Exercise isn't just good for your body.
In a 2011 review of the literature published in the Journal of Applied Physiology, psychologist Michelle W. Voss, PhD, and colleagues found growing evidence that aerobic exercise can help people develop and maintain cognitive functioning throughout their life span.
"It's clear that exercise has a positive effect on the body and the brain," says Voss, an assistant professor of psychology at the University of Iowa.
In childhood, the research shows, physical activity facilitates optimal cognitive development. In contrast, inactivity and reduced fitness are associated with lower academic achievement and lower scores on neuropsychological tests. At the age spectrum's other end, research largely supports the role of physical activity and aerobic fitness in maintaining cognitive function and preventing dementia in older adults.
What about young adulthood, such as the typical graduate student years? There the evidence is less clear, although the research that exists points to the same association between greater aerobic fitness and better brain functioning.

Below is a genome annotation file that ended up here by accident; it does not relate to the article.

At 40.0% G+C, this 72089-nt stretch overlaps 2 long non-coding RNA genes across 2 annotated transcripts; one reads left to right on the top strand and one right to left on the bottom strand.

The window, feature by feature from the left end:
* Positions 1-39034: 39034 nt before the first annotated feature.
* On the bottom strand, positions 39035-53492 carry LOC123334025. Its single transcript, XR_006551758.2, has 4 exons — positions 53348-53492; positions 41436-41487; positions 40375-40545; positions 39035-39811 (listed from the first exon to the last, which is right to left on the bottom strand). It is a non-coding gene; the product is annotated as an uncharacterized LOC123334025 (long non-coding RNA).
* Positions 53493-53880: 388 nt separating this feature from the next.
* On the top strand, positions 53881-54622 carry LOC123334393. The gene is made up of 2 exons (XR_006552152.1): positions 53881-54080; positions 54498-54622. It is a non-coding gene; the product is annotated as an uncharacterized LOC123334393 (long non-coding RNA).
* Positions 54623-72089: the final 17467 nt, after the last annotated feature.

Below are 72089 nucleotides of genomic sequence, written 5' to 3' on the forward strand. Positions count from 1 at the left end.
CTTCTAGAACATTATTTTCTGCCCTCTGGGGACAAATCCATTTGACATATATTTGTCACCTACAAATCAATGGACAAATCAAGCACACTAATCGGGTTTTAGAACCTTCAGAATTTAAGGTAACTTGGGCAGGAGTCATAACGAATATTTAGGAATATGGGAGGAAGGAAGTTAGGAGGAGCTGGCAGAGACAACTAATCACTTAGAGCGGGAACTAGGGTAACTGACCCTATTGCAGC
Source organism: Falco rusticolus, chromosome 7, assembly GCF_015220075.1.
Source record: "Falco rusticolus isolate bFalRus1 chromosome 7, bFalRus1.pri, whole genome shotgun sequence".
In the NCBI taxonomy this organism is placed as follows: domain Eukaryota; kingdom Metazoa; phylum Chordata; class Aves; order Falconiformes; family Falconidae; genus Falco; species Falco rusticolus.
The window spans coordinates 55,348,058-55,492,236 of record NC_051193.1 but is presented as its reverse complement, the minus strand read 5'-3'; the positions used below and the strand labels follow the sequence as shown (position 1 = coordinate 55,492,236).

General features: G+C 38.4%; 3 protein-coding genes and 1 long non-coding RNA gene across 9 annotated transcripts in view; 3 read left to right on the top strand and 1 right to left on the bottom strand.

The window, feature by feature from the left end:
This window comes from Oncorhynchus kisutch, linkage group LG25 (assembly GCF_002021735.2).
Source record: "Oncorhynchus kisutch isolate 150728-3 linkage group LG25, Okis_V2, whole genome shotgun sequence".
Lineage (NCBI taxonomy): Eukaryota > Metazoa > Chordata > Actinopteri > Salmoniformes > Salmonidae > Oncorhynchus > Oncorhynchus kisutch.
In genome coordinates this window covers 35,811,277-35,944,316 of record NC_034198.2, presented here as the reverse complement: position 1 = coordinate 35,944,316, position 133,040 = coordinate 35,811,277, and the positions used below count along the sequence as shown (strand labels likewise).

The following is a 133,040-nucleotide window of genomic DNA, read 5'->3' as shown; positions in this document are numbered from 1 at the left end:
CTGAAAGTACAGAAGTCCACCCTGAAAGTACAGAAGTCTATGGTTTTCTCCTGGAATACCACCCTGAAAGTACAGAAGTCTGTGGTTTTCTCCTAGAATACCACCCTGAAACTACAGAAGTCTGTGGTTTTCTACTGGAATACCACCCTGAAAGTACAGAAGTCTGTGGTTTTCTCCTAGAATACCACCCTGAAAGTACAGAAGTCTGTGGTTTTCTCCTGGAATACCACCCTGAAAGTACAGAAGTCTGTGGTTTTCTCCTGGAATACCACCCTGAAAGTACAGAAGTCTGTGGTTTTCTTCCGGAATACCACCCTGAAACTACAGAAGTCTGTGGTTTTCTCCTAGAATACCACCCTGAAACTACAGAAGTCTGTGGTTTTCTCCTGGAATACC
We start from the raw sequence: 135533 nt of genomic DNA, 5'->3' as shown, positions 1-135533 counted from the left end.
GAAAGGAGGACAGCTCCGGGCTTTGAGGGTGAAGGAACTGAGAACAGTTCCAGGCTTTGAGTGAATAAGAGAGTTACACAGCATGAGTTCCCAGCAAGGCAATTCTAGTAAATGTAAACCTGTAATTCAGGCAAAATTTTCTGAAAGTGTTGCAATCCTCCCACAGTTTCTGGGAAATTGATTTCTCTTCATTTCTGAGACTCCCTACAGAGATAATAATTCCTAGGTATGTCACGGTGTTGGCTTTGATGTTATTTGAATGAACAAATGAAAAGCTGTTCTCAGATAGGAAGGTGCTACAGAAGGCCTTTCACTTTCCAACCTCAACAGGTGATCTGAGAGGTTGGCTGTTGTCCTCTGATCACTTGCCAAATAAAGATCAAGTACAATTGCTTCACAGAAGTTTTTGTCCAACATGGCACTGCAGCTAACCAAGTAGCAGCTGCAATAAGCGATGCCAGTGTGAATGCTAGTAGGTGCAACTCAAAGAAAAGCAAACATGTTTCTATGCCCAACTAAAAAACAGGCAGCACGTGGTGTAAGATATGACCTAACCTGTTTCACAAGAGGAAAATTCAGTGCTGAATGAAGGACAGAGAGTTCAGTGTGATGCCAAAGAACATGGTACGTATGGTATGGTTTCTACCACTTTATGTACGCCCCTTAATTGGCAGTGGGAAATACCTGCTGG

The problem with studying exercise's impact on young adults is that they're at their cognitive prime, so it's harder to show a difference between physically fit and unfit individuals, says Voss. "You're just not dealing with as much variability overall with young adults' ability to do a task well," she explains. "You can't really see effects unless you push the task to be really difficult." Studies that don't do this often don't see an effect, she says.
In a 2013 literature review in Psychonomic Bulletin & Review, psychologist Liana Machado, PhD, and student Hayley Guiney of the University of Otago in New Zealand also found support for physical activity's role in keeping and even improving cognitive function throughout life.
Among young adults, this review found that exercise did have an impact on one key area of cognitive functioning: memory-related tasks. Fitter young adults performed better when it came to updating working memory and in the amount of information they could hold, according to the research.
The dearth of evidence about exercise's impact on young adults doesn't undermine the idea that young adults need exercise, too, emphasizes Voss.
"Even though the effects are more subtle in young adulthood, that doesn't mean they won't accumulate to a larger effect as the person continues to develop," she says.
— Rebecca A. Clay
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